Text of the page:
(7)
where is the quasicharacteristic function of the reference wavepacket . Several things could be said about this expression, especially if we introduced the twisted convolution, but let’s just observe that if for outside some region in reciprocal phase space then only “knows” about when is in that region translated so it’s centered around . Furthermore, it only knows about the part proportional to the local Fourier component . In particular, if our reference wavepacket is Gaussian, , then , so that is essentially determined by the values takes in a -sized region centered around .
From this one can also quickly check that if we take the squared norm of this off-diagonal matrix element and integrate over the entire phase space with a fixed value of the separation between the two points and , we get
(8)
where “” denote the convolution. So we find that the “total amount of coherence” over the phase-space distance (i.e., the summed amount of coherence between all pairs of wavepackets separated by ) is encoded in the value of in a small -sized region around . In the aforementioned Gaussian case, we have .
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Although I’m not sure they would phrase it this way, the key idea for me was that merely protecting massive superpositions from decoherence is actually not that hard; sufficient isolation can be achieved in lots of systems. Rather, much like quantum computing, the challenge is to achieve this level of protection while simultaneously having sufficient control to create and measure superpositions.
Carney et al. observe that you do not need to be able to implement a Hadamard-like gate (i.e., a gate that takes a state in the preferred quasi-classical basis^{a } to superpositions thereof) on the massive system in order to demonstrate that it’s storing quantum information. You just need to be able to implement a controlled unitary on it, in any basis, that is controlled by a second (smaller) quantum system that you do have more complete control over. More specifically, they suggest starting with the control system in a superposition of two near “gravitational eigenstates” and , allowing this state to become entangled with an initial state of a massive oscillator (decohering both the oscillator and the control system), and then witnessing recoherence (revival) of the control system as the oscillator disentangles into a final state . (By “gravitational eigenstates”, I just mean states of the oscillator that, to a good approximation, source a quasiclassical state of gravitational field; in this case, it’s something like a wavepacket that’s well localized in space, rather than being in a superposition of widely separated positions that would have distinctly different corresponding gravitational fields.) For this, all that needs to be achieved is evolution of the form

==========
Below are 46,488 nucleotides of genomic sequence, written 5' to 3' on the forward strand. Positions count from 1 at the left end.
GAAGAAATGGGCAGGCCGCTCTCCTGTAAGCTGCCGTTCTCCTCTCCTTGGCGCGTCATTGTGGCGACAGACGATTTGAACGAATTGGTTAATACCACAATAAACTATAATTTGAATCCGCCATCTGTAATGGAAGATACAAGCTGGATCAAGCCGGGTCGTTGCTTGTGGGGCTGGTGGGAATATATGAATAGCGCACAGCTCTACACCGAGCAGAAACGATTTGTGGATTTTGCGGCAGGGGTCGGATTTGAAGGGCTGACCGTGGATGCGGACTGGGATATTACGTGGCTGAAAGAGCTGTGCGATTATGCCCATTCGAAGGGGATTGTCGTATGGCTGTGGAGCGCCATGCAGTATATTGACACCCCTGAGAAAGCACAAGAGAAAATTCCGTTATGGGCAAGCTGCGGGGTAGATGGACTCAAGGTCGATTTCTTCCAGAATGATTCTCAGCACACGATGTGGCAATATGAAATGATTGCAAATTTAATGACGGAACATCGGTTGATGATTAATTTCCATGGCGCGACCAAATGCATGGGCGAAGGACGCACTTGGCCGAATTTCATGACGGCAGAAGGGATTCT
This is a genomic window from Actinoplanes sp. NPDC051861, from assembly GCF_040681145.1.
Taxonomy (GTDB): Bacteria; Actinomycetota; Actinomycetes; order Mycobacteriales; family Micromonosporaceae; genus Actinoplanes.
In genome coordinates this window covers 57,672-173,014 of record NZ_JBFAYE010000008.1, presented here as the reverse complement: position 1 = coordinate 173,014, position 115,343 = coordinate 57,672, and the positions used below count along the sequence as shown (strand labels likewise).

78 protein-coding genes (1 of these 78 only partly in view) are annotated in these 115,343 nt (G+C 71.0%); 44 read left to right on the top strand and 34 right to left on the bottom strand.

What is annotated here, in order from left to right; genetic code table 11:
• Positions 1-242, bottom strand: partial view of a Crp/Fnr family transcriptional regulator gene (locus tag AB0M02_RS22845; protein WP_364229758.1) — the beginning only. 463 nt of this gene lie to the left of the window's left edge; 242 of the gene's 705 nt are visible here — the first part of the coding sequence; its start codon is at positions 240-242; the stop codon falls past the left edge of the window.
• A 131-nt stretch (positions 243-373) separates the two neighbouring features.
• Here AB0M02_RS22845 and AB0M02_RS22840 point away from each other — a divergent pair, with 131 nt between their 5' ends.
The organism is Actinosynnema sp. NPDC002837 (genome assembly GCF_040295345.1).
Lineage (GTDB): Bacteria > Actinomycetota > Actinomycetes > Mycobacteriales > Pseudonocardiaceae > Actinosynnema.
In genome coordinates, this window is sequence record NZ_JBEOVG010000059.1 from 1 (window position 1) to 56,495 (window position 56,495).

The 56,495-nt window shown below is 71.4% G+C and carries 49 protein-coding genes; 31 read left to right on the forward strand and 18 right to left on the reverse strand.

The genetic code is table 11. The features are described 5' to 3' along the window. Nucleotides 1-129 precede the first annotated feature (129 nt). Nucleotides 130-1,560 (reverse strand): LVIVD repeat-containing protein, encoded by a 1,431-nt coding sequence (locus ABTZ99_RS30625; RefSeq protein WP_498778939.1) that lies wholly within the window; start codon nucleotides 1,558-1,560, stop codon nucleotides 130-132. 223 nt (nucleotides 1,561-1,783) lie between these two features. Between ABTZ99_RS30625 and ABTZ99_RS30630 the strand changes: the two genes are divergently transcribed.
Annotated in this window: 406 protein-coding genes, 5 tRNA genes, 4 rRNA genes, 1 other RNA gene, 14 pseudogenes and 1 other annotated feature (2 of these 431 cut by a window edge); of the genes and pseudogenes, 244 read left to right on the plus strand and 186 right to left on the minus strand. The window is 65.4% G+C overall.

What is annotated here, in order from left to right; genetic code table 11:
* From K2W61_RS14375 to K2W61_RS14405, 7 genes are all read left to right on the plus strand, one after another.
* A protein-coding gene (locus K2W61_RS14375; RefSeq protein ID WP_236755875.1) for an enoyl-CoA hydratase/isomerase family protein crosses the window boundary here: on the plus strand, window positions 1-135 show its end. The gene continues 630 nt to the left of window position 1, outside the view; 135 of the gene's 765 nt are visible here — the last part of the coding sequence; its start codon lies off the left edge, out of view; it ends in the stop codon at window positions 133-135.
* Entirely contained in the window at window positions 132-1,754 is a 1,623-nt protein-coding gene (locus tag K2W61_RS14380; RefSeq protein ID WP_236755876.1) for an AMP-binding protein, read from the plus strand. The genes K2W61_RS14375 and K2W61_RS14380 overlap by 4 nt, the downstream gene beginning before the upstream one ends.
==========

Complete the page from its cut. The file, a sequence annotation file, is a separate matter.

(1)
where (or at least is less than for partial decoherence). Importantly, at no time does the massive oscillator need to be brought into a coherent superposition like of gravitational eigenstates. Furthermore, it doesn’t even matter whether and are the same. If you can implement this evolution and witness the revival, and you can convince yourself that the control system couldn’t have been entangling with anything else, then you have shown that the gravitational field is transmitting quantum information.
The general idea of leveraging quantum control of a small system to gain partial quantum control of a large system isn’t itself a novel idea, but the authors go on to show that
The first part is unintuitive, but you can basically read it off from Eq. (1): the decoherence and recoherence can still happen even if the massive oscillator starts and ends in mixtures of states and , just as long as the disentangling happens at the same moment in time (to very high accuracy) for all members of the ensemble. (That’s where the strong harmonicity assumption comes in.) Furthermore, the initial and final ensembles don’t have to be the same. In particular, the contraction of the state of the oscillator by, say, one quanta over the course of a single period (e.g., from to ) doesn’t prevent you from having a pretty clean revival. (The visibility will only go down insofar as the contraction is so strong that the oscillator states are piling up on top of each other near the ground state, preventing full disentanglement.)
Instead, the only thing you’re really worrying about is isolation, i.e., the extent to which you can prevent the two paths of the oscillator (each conditional on different states and of the control system) from getting decohered by the larger environment.
Here are some concerns that I haven’t fleshed out yet:
Naturally, I was very interested to know whether I could shoe-horn this idea into my hobby horse: decoherence detection. Unfortunately, it looks on first blush like the ideas can’t be combined. Here’s why.